(2012). One lumbar extension training session per week is sufficient for
optimal strength gains and reductions in low back pain in chronic
participants. Ergonomics: 55 (4), 500-7.
4. Steele J, Bruce-Low S, Smith D, Jessop D, Osbourne N (2013). A
Randomised Controlled Trial of Limited Range of Motion Lumbar Extension
Exercise in Chronic Low Back Pain. Spine.
5. Steele J, Bruce-Low S, Smith D (2013a). Clinical use of Specific
Exercise for the Lumbar Extensors in Chronic Low Back Pain. Clinical
Journal of Pain.
6. Steele J, Bruce-Low S, Smith D (2013b). A review of the specificity of
exercises designed for conditioning the lumbar extensors. British
Journal of Sport Medicine.
7. Smith D & Bruce-Low S. (2004) Strength training methods and the
work of Arthur Jones. Journal of Exercise Physiology online. 7
8. Smith D, Bissell G, Bruce-Low S, Wright C (2011). The effect of lumbar
extension training with and without pelvic stabilization on lumbar
strength and low back pain. Journal of Back and Musculoskeletal
Rehabilitation, 24, 1-9.
Articles 1, 2, 7 and 8 are well cited in the literature suggesting impact
within the academic field.
Articles 3, 4, 5 and 6 are published in
well-respected journals known for their rigorous peer review process
suggesting the quality of the articles is high.
Details of the impact
The manner in which the MMF strength training is undertaken is key and
the research from this group has shown that our work has interim impact.
Using this strength training approach, we believe this research has
interim impact for those with chronic low back pain and would argue has
high impact for those practitioners within the field of sport, exercise
and fitness working with those with CLBP across the world.
Chronic Low Back Pain and Strength Training
The approaches of the research team have also influenced their approach to
strength training for chronic low back pain (CLBP). With CLBP currently
costing the world's economy billions of pounds through loss of workforce
in the form of absenteeism, this is most certainly an area that is
important to address. The team have shown that the use of isolated lumbar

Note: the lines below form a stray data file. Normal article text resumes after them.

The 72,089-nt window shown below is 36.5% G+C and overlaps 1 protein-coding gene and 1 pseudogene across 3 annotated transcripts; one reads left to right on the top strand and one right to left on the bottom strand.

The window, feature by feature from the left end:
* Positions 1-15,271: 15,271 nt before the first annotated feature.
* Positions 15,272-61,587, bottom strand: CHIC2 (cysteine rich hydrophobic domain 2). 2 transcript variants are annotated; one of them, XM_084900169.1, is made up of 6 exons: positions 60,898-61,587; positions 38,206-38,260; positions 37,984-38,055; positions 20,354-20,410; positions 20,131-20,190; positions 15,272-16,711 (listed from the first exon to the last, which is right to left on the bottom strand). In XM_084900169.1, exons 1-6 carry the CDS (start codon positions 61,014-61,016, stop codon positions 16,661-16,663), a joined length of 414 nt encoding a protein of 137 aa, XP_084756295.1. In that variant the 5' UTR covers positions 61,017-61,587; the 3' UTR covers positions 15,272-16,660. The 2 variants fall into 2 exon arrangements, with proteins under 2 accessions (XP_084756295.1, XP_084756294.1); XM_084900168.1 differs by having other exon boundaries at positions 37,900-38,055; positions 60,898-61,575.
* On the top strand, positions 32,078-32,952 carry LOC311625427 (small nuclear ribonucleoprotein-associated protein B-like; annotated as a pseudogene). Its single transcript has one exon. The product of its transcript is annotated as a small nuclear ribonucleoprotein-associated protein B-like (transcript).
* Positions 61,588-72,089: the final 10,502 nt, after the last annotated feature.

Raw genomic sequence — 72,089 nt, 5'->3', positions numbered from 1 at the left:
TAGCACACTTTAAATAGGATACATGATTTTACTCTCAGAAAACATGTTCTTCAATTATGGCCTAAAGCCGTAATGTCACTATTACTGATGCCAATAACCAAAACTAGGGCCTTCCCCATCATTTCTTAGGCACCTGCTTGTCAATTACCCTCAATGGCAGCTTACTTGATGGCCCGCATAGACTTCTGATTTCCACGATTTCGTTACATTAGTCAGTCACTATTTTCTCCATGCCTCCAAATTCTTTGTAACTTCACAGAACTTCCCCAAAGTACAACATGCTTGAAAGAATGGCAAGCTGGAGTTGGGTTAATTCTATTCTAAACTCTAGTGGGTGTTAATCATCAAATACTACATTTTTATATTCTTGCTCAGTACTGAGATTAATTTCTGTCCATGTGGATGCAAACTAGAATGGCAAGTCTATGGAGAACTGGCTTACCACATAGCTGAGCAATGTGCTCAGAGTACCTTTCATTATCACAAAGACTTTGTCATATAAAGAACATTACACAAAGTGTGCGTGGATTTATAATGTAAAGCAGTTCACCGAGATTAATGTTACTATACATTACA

extension exercise has huge impact for the manner in which CLBP can be
treated in the future. The results have not only shown statistically
significant changes but also minimally clinical important changes for pain
reduction which is the bench mark requirement for impact within the health
care setting. This will have impact for the manner in which practitioners
deal with those with chronic low back pain in relation to how they either
rehabilitate or try to prevent low back pain with prehabilitation. This is
of particular importance considering the method suggested by the research
team is to isolate the muscles of the low back whilst training where the
majority of the world's training and rehabilitation professionals prefer
to not isolate when exercising. Furthermore, this evidence shows that
exercising the lumbar extensor musculature specifically once a week to
momentary muscular failure, through restricting concurrent pelvic
movement, even in a limited range of movement can alleviate the symptoms
of chronic low back pain (CLBP). This research has potential for high
interim impact for helping to reduce the world's leading cause of
absenteeism. Thus, this method of exercise training does indeed have high
interim impact, as it is novel and successful.
Sources to corroborate the impact
- Monthly Prescribing Reference — 11-07-13 Research from James Steele on
chronic lower back pain featured in Pharmaceuticals, demonstrating the
reach to practitioners Reference bitly.com/1buvEvh
- Exercise is good for back pain: BBC Radio clip including patient
testimony on SSU work http://www.bbc.co.uk/programmes/p01dy1fr
Researcher User Testimonials:
Anglo European College of Chiropractic corroborate the claim that SSU
research has changed the way that patients with lower back pain are
treated through prescribed exercise